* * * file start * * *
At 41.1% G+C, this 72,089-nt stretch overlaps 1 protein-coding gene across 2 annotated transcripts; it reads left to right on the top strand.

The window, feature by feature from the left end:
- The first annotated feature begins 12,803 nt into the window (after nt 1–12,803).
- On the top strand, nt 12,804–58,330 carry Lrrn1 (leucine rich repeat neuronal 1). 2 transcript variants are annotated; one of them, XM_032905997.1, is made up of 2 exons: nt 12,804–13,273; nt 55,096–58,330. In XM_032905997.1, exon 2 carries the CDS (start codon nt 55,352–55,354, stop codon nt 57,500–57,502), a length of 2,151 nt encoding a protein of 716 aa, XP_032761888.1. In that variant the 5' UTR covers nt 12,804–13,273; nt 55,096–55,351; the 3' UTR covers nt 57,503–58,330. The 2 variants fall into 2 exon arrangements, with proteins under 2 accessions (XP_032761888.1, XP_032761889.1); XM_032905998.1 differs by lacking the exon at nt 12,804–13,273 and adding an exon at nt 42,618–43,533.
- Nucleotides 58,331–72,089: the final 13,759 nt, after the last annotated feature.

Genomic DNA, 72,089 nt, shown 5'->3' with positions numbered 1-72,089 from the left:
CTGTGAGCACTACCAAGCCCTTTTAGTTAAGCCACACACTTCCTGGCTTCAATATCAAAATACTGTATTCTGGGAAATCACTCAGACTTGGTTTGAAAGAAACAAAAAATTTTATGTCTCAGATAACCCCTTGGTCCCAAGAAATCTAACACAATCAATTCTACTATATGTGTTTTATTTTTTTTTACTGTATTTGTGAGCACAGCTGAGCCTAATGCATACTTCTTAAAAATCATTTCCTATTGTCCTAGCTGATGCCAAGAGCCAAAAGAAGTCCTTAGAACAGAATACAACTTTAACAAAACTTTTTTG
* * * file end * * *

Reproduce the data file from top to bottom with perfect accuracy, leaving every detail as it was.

At 41.1% G+C, this 72,089-nt stretch overlaps 1 protein-coding gene across 2 annotated transcripts; it reads left to right on the top strand.

The window, feature by feature from the left end:
- The first annotated feature begins 12,803 nt into the window (after nt 1–12,803).
- On the top strand, nt 12,804–58,330 carry Lrrn1 (leucine rich repeat neuronal 1). 2 transcript variants are annotated; one of them, XM_032905997.1, is made up of 2 exons: nt 12,804–13,273; nt 55,096–58,330. In XM_032905997.1, exon 2 carries the CDS (start codon nt 55,352–55,354, stop codon nt 57,500–57,502), a length of 2,151 nt encoding a protein of 716 aa, XP_032761888.1. In that variant the 5' UTR covers nt 12,804–13,273; nt 55,096–55,351; the 3' UTR covers nt 57,503–58,330. The 2 variants fall into 2 exon arrangements, with proteins under 2 accessions (XP_032761888.1, XP_032761889.1); XM_032905998.1 differs by lacking the exon at nt 12,804–13,273 and adding an exon at nt 42,618–43,533.
- Nucleotides 58,331–72,089: the final 13,759 nt, after the last annotated feature.

Genomic DNA, 72,089 nt, shown 5'->3' with positions numbered 1-72,089 from the left:
CTGTGAGCACTACCAAGCCCTTTTAGTTAAGCCACACACTTCCTGGCTTCAATATCAAAATACTGTATTCTGGGAAATCACTCAGACTTGGTTTGAAAGAAACAAAAAATTTTATGTCTCAGATAACCCCTTGGTCCCAAGAAATCTAACACAATCAATTCTACTATATGTGTTTTATTTTTTTTTACTGTATTTGTGAGCACAGCTGAGCCTAATGCATACTTCTTAAAAATCATTTCCTATTGTCCTAGCTGATGCCAAGAGCCAAAAGAAGTCCTTAGAACAGAATACAACTTTAACAAAACTTTTTTG